Leave Embrun heading north on the N94 towards Mont Dauphine. Dauphine is a Vauban fort sitting high on top of a promontory. You can drive up an walk around it, but we found it more interesting viewed from below. At Mont Dauphine, check your watch. If it’s getting late, take the N94 to Briancon. If you want to take a much more scenic route, and visit the highest village in Europe, take the D902 through the Combe du Queyras (rated 3 star by Michelin), through Chateau Queyras, and then the D5 south to St Veran. According to Michelin, this is the highest village in Europe. We found it quite interesting. After St Veran, retrace your route through Chateau Queyras (visit if you have time – we enjoyed our exploration) and then back to the D902 north towards Briancon. This route takes you over the very scenic Col de l’Izoard, which is used by the Tour de France (TdF) quite often – in fact, there is a small TdF museum at the col.. Continue on this scenic drive to Briancon.

Stay overnight at Briancon. This year’s Tour de France had a stage that ended in Briancon, and started there the next day. Briancon is very interesting/scenic and it’s Europe’s highest town, according to Michelin. I guess a town is different from a village. We stayed at the modern Vauban hotel, and dined at the Peche Gourmand. The restaurant was excellent. They are both in the lower “new” section of Briancon. Explore the Haute Ville. We walked to the base of the upper town, but if I had it to do over again, we would have driven there (lots of up hill). Plan on exploring the “haute ville” for 1 ½ hrs. There is a suggested walking itinerary in the Michelin Green Guide, but you really don’t need to follow it to enjoy the town. We did not visit the Vauban fort further up from the haute ville.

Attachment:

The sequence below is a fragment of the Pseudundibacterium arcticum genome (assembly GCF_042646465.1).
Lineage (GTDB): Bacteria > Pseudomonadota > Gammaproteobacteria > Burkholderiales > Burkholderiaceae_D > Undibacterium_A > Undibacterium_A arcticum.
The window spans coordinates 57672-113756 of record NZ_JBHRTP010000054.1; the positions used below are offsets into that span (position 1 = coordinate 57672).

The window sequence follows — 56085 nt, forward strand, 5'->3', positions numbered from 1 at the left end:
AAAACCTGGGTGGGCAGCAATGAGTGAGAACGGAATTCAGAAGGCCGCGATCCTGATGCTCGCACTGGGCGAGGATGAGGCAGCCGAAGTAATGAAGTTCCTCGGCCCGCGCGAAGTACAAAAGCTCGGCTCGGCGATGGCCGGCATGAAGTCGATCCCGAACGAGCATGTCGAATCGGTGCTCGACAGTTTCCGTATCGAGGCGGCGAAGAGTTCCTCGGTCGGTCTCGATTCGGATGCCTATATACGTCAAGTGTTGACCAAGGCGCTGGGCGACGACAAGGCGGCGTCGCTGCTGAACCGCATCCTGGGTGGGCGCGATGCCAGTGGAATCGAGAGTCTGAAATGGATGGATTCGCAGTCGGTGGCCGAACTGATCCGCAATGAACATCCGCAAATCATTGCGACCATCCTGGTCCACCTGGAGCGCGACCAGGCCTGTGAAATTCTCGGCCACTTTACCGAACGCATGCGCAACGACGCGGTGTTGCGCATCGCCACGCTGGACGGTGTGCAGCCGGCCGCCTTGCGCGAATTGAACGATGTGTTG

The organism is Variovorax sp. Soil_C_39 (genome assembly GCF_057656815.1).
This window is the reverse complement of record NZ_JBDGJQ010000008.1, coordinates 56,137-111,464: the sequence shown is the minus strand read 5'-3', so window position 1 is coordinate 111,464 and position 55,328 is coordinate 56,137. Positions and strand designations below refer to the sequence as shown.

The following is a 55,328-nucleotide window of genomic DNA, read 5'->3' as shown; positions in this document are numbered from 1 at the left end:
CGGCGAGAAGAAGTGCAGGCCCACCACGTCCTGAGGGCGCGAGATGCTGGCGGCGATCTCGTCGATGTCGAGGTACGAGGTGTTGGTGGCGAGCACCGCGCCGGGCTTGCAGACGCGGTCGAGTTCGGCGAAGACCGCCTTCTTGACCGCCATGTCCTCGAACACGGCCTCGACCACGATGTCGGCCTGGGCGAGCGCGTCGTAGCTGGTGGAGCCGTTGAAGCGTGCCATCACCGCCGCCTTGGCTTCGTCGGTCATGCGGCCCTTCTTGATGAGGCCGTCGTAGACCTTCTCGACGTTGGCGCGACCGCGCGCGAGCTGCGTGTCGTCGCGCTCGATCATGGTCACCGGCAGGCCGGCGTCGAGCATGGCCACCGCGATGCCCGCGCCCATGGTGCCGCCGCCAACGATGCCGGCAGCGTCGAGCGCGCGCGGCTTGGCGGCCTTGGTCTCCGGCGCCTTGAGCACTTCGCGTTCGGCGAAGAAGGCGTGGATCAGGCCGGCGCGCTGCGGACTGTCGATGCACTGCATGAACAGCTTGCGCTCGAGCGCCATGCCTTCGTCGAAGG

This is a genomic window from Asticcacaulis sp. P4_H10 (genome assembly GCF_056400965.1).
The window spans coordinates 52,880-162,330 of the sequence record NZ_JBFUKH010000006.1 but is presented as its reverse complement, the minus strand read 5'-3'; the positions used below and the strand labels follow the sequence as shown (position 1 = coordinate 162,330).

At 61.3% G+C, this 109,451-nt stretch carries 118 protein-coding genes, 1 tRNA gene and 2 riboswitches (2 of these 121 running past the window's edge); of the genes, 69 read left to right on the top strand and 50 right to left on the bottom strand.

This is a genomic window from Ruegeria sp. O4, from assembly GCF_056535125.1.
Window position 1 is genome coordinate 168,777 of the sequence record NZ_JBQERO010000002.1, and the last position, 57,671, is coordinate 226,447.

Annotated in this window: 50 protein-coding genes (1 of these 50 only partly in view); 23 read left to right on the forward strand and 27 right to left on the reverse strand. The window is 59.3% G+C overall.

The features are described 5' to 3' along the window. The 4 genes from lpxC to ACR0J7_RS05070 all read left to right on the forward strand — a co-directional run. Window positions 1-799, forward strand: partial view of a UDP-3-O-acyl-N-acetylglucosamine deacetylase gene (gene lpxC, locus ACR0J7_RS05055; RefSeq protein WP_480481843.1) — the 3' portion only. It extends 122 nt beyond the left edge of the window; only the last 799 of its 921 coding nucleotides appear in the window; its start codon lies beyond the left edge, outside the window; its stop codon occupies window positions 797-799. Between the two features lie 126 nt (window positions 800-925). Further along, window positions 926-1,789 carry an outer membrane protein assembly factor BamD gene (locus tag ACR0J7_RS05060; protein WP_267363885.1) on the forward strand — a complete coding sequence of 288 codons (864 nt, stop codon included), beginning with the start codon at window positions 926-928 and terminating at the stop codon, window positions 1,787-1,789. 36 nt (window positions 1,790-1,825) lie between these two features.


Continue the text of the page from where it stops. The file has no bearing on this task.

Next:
Next day, head northwest on the N91. This is the exact same route the TdF followed – except they did it in the other direction. This drive is stunning. Take the N91 over the Col du Lautaret, and then the D902 over the breathtaking Col du Galbier. This Col was the highest peak the TdF climbed this year, and is perhaps the most famous of the TdF climbs, after Alpe d’Huez (If you think you might want to visit Alpe d’Huez, it’s really not that scenic). Continue north on the D902 over another famous TdF climb – the Col du Telegraphe. When you reach the N6, take it northwest past St Jean de Maurienne, until it hits the D213 around la Chambre. Now, check your watch again. You can either take the D213 on another scenic and famous TdF route over the Col de la Madeleine, or take the freeway to Albertville and on to Annecy.

We did not take the Col de la Madeleine drive, or the freeway to Annecy when we went through the Alps in ’02. We went into the Isere area and stayed overnight, and then on to Chamonix and Mont Blanc before heading to Annecy.

Like I said in an earlier post, there are several 3 ½ hr trains that depart for Paris from Annecy.

Restaurants near Caromb..

I’m guessing that the kids would prefer a pizza and some pasta, over something like we had at l’Oustalet (sardine tart, Foie Gras, Scallop Cheveche, Pigeon). In Bedoin, there are about a half dozen or more restaurants where you can casually dine outside under the plane trees. There are several pizza places (other selections also), a pasta restaurant, and other places to dine with non-pizza & non pasta menus. They are along the main street through town, and also next the boules court behind the tourist office – you will see them. Another casual but more upscale place to dine where kids would not be out of place, is les Pins – in Bedoin, but not in the center of town. It’s a little south. Get a map of Bedoin at the tourist office & have them indicate the location of Le Pins (it’s not on the map). There are some other casual outdoor places in Beaumes de Venise. As you drive there and start to go through town, there is an outdoor place on your left, that has a wood burning bar-b-que pit.

Stu Dudley

StuDudley is offline  
Jul 20th, 2005, 06:54 AM
  #10  
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Thanks StuDudley. This info is invaluable and I appreciate your taking the time to post it.
cindyf is offline